Strategically, an affordable price enables the e-commerce giant to pursue a volume strategy aimed at the mid- and low-tiers of the market. These segments are dominated by Google's mobile operating system, Android, which powered 78% of smartphones in 2013 - including Kindle tablets. Smartphones from Amazon would also probably run on Android, despite Google's open secret of purposefully commoditizing smartphone makers. In other words, Google gives Android away because it wants to arm every manufacturer with the same software weapons, guaranteeing no one gains enough clout to corner the market and lock out the search giant. The PC industry vividly illustrated the danger of vendors employing the same operating system and failing to differentiate: razor-thin margins.

Bezos notoriously seeks low margins, however, believing fat margins only attract rivals while thin margins repel them. As a result, Amazon is not only conditioned to play a game of meager profits, it thrives under these circumstances - especially on mobile. Amazon can transform commodity smartphones into profit generators through the magic of content and services. 23% of the online retailer's operating profits stemmed from transactions related to Kindle devices, from which it it sells margin-friendly digital content like movies, videos, advertising, and books. Of course, each Kindle user becomes easy prey for Amazon's e-commerce services, the primary source of revenue.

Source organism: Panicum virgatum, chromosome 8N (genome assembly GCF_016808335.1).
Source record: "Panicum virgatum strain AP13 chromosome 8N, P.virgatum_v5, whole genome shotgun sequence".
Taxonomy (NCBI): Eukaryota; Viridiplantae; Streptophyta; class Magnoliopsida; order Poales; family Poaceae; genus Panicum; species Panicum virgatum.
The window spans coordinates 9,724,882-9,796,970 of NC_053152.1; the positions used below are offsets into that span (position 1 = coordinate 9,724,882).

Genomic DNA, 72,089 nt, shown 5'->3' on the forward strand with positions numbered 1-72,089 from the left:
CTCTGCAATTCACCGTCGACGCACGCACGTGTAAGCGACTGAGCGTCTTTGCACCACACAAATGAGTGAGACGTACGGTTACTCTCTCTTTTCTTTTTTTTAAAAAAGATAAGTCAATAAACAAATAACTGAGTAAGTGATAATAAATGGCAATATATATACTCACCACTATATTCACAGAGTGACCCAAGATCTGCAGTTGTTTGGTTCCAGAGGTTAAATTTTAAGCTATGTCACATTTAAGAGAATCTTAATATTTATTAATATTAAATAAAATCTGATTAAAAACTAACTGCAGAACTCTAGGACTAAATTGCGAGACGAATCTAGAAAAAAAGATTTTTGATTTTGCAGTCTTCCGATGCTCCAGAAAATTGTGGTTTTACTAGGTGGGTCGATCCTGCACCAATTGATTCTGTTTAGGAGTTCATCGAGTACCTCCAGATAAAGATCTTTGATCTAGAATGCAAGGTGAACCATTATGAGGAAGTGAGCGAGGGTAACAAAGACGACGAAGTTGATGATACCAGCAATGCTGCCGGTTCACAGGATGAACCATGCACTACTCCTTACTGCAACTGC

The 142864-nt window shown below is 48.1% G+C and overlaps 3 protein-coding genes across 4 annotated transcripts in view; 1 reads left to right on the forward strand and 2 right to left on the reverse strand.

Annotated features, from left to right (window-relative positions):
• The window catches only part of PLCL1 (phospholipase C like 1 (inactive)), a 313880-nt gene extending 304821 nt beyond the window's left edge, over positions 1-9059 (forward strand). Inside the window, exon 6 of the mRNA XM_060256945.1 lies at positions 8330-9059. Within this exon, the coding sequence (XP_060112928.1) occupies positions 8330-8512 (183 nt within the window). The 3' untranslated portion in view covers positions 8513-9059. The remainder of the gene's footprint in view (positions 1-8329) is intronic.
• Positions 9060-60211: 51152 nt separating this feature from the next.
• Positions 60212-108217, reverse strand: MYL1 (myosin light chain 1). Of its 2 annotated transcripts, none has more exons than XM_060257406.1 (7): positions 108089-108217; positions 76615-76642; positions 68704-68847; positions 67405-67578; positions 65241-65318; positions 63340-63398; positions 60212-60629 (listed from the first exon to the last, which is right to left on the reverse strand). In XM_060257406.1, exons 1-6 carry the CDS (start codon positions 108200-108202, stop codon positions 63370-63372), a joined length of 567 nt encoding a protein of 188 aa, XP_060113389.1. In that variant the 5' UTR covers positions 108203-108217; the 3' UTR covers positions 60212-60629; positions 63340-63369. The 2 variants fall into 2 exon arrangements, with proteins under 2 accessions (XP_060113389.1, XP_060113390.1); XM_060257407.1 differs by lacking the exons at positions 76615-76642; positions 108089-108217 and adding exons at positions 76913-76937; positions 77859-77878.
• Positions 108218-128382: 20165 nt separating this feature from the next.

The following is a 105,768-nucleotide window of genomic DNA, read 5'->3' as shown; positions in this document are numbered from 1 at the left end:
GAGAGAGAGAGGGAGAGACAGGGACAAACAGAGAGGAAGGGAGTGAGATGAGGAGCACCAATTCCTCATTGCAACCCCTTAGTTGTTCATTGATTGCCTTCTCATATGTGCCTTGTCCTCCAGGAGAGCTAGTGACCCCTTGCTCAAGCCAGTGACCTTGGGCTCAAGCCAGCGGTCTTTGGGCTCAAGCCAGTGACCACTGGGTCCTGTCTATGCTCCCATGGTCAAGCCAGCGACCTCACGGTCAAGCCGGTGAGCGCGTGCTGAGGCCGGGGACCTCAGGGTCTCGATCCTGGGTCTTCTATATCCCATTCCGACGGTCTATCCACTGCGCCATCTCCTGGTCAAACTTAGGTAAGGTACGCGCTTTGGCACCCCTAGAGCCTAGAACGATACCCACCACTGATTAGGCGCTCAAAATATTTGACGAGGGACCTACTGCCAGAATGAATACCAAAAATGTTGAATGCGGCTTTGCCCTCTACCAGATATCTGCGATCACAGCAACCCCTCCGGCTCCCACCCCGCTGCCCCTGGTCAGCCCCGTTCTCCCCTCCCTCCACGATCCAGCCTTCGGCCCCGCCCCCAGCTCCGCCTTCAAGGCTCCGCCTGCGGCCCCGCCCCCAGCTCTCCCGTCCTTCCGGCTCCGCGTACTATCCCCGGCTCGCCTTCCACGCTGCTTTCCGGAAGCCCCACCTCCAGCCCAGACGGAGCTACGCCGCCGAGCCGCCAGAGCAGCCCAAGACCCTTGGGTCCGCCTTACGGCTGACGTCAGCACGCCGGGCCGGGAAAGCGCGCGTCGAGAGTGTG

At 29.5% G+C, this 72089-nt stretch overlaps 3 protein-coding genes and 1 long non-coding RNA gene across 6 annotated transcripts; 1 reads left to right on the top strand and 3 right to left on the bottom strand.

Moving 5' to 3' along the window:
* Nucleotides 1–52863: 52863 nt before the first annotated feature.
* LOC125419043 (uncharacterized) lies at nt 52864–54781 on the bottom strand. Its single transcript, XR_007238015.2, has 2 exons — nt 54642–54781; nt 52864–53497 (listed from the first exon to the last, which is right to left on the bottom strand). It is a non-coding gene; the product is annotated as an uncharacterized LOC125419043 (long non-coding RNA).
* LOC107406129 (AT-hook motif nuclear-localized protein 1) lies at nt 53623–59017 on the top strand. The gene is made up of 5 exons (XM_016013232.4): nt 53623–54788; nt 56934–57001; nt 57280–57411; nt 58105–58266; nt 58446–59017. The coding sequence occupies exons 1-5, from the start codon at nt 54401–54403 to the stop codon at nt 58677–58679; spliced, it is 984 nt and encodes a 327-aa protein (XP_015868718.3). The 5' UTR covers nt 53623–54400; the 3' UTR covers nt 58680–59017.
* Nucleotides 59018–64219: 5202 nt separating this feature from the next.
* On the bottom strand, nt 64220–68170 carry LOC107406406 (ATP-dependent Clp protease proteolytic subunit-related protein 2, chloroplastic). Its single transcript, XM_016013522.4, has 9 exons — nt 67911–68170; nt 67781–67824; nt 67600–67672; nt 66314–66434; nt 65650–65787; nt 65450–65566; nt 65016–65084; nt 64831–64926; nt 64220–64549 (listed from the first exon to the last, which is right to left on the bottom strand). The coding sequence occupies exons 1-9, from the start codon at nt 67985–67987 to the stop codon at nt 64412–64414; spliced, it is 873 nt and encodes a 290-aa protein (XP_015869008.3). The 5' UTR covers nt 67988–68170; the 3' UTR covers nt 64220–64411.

Cheaper models fit the Amazon philosophy of optimizing future prospects over present rewards, positioning the company to aggressively target emerging markets like China and India where the cost of an iPhone can equal one month's salary. China, in particular, presents a tantalizing prize. Analysts expect the country to eventually surpass the United States in online sales, reaching $672B by 2018.

Entering the market so late, nearly seven years after the iPhone launched in 2007, undoubtedly handicaps Amazon, but overtaking its Android rivals is not as impossible as it sounds. Samsung (OTC:SSNLF), the most popular smartphone vendor, only captured 31% of the market and may eventually defect from Android, adopting an alternative operating system, Tizen. No other manufacturer's market share exceeded 5%. Most critically, no Android competitors are designed to withstand a prolonged, cold winter of profitless hardware. Unless Samsung and others beef up revenue from content and services, cheap mobile devices may only appeal to Amazon and a handful of others, namely Microsoft (NASDAQ:MSFT), Xiaomi, and other hardware makers in emerging markets.

Dethroning Samsung requires persuading developers to create apps for Amazon smartphones. The value of a device is pegged to its apps and services, and what those apps and services allow someone to do. The more compelling the apps and services, the more compelling the smartphone.

Pioneering innovative technology like 3D interactions is one way to attract developers. Another is to combine the web and Android in a powerful way, allowing Amazon to instantly tap into a pool with millions of developers and entrepreneurs, described in this post.

Disclosure: The author has no positions in any stocks mentioned, and no plans to initiate any positions within the next 72 hours. The author wrote this article themselves, and it expresses their own opinions. The author is not receiving compensation for it. The author has no business relationship with any company whose stock is mentioned in this article.